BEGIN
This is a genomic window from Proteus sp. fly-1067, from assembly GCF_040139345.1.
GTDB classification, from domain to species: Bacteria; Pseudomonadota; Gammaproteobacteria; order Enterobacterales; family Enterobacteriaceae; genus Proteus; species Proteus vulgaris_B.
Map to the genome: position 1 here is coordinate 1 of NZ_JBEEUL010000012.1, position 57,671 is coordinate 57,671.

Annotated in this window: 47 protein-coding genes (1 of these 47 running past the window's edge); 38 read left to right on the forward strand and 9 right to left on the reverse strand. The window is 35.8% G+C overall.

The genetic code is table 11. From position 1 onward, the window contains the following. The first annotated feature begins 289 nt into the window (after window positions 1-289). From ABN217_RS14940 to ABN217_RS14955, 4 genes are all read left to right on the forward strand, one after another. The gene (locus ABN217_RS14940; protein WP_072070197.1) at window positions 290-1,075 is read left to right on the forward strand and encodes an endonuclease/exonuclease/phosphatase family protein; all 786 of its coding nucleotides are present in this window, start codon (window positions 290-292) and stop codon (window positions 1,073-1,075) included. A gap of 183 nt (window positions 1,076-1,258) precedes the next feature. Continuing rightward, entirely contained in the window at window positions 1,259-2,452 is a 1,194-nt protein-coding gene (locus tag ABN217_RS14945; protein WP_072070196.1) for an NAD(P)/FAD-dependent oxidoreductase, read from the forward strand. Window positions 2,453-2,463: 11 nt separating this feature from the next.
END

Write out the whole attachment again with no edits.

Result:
This is a genomic window from Proteus sp. fly-1067, from assembly GCF_040139345.1.
GTDB classification, from domain to species: Bacteria; Pseudomonadota; Gammaproteobacteria; order Enterobacterales; family Enterobacteriaceae; genus Proteus; species Proteus vulgaris_B.
Map to the genome: position 1 here is coordinate 1 of NZ_JBEEUL010000012.1, position 57,671 is coordinate 57,671.

Annotated in this window: 47 protein-coding genes (1 of these 47 running past the window's edge); 38 read left to right on the forward strand and 9 right to left on the reverse strand. The window is 35.8% G+C overall.

The genetic code is table 11. From position 1 onward, the window contains the following. The first annotated feature begins 289 nt into the window (after window positions 1-289). From ABN217_RS14940 to ABN217_RS14955, 4 genes are all read left to right on the forward strand, one after another. The gene (locus ABN217_RS14940; protein WP_072070197.1) at window positions 290-1,075 is read left to right on the forward strand and encodes an endonuclease/exonuclease/phosphatase family protein; all 786 of its coding nucleotides are present in this window, start codon (window positions 290-292) and stop codon (window positions 1,073-1,075) included. A gap of 183 nt (window positions 1,076-1,258) precedes the next feature. Continuing rightward, entirely contained in the window at window positions 1,259-2,452 is a 1,194-nt protein-coding gene (locus tag ABN217_RS14945; protein WP_072070196.1) for an NAD(P)/FAD-dependent oxidoreductase, read from the forward strand. Window positions 2,453-2,463: 11 nt separating this feature from the next.